Tag Archives: battery

Get more from your iPhone Battery with these changes

Every year cell phone manufacturers claim more battery life with newer version of their smart phones. Then why these phones start behaving the same way as it’s predescessor after a few weeks? The answer lies in using habits and battery results change per user. I am an iPhone user and the other day I heard my friend complaining about the battery life of his new iPhone 6. I thought, I would give a check before he visits the Apple Store to replace the device (considering Apple Store are still seeing long lines of buyers for iPhone 6). This is what we changed which helped him get his original battery performance back.

Background App Refresh:

iOS has been supporting backgrounding apps for a few previous versions. Background processing is a good and a bad thing. Android users already know that a running app in background can dramatically drain battery. In iOS 8, Apple allowed app developers to enable backgrounding regardless of what type of that app is. So now, users will make the ultimate decision instead of Apple. This change helped a lot of users to use all the desired apps in background. 

My friend had many of the apps which he doesn’t use everyday running in the back ground which we disabled. Apps like Amazon, Best Buy, Pinterest or even Instagram doesn’t need background processing. Because regardless of what setting you keep these apps refresh when they are opened. Also, if you are worried about deals, app notifications do the job, no need for app to keep running in background.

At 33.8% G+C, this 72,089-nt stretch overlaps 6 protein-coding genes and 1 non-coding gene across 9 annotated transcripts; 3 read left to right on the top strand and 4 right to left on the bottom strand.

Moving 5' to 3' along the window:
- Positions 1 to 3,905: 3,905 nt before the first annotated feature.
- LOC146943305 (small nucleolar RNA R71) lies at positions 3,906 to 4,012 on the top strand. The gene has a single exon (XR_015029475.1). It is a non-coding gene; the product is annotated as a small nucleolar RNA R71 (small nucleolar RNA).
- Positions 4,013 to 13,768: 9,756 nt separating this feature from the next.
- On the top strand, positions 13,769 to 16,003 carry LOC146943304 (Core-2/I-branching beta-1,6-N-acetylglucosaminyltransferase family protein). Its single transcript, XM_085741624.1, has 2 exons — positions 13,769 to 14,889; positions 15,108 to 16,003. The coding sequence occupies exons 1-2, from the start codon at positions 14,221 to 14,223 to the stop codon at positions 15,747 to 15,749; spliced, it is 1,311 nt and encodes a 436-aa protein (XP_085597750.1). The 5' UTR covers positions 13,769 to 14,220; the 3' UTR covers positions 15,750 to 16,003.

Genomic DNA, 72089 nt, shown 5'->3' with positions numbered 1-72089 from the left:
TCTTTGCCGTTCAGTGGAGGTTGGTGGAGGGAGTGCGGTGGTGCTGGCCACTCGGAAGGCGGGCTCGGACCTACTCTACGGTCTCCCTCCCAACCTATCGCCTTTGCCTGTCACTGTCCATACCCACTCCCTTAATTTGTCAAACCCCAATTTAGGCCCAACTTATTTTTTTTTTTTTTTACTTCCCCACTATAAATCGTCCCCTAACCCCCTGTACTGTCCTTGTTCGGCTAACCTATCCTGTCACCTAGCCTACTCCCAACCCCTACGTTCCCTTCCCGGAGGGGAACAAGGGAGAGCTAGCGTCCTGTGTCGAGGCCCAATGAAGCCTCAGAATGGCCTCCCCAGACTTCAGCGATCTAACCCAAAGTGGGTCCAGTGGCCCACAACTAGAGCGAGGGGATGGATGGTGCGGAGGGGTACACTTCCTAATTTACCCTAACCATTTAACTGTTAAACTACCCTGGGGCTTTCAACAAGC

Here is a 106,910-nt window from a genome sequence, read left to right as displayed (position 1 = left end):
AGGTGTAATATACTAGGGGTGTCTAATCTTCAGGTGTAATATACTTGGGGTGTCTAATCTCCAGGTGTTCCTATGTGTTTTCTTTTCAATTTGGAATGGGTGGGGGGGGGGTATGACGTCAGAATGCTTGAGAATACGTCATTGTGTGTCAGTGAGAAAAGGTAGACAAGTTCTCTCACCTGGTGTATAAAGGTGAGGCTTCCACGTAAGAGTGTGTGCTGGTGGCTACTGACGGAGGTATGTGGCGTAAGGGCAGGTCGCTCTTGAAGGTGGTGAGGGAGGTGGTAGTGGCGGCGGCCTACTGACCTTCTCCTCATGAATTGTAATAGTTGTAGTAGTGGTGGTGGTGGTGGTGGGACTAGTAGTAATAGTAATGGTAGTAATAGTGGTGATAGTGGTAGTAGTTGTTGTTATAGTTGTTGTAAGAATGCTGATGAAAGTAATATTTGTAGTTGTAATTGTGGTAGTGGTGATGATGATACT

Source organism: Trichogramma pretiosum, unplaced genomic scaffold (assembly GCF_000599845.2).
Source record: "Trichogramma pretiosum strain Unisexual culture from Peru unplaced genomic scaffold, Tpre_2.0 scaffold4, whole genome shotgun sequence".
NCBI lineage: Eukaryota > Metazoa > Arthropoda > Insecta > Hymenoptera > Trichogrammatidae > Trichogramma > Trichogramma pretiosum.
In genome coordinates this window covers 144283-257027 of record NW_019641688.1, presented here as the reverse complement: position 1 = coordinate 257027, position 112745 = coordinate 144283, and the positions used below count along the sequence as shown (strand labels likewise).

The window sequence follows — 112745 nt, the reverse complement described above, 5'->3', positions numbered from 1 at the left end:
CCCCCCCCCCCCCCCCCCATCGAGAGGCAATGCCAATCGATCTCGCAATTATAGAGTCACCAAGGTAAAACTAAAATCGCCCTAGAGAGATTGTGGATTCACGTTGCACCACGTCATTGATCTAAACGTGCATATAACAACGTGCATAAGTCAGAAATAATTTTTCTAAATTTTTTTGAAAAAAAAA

This is how to disable Background App Refresh on iOS8;
Go to Settins > General > Background App Refresh
Enable only a few apps which you really use multiple times everyday.

Use notifications wisely:

If you are not the person who likes every app installed on phone to buzz on your lock screen, then this is one of the best way to conserve battery. Only keep important app notifications to show up on the lock screen, for everything else there is always the Notification Center. 

Getting notifications to view on the lock screen every time keeps the screen light up for about 10-15 seconds. Those are the 10-15 seconds, you are not using your phone at all (well except for reading meaningless notifications). Configuring only required notifications to show up on lock screen will save a lot of back light up time. Here’s how to change it;

Go to Settings > Notifications > Select the app you want to change notification settings > Disable ‘Show on Lock Screen’ option.

Location services:

This is one of the best feature of iOS when you set up location specific reminders. Location reminders is a cool feature which alerts users when they arrive/leave within a specified range of a particular geographic location. This location could be Office, Home or even a coffee shop. Location reminder requires Reminders app to use location i.e. GPS of the phone which often is the major reason of battery drainage. 

Along with inbuilt Apple Apps, a lot of other third party apps from App Store support location services for many of their functionalities. Example would be Swarm app which alerts users when their friends are near by. But, not all apps need to know what your location is, and this is how to control it.

Go to Settings > Privacy > Location Services > Select app to change it’s settings > Choose among options Never, Always and if available While Using the App.

Status bar shows a small arrow pointer to indicate that an app is using location services.

Check indicators below to know status of location services on your phone.

Know your battery usage:

iOS 8 has a way to show battery usage report per app so you know what is using your phone battery the most. For best results charge your phone to fullest on your normal day and then let it drain until it shuts off. Here’s where to find battery usage information.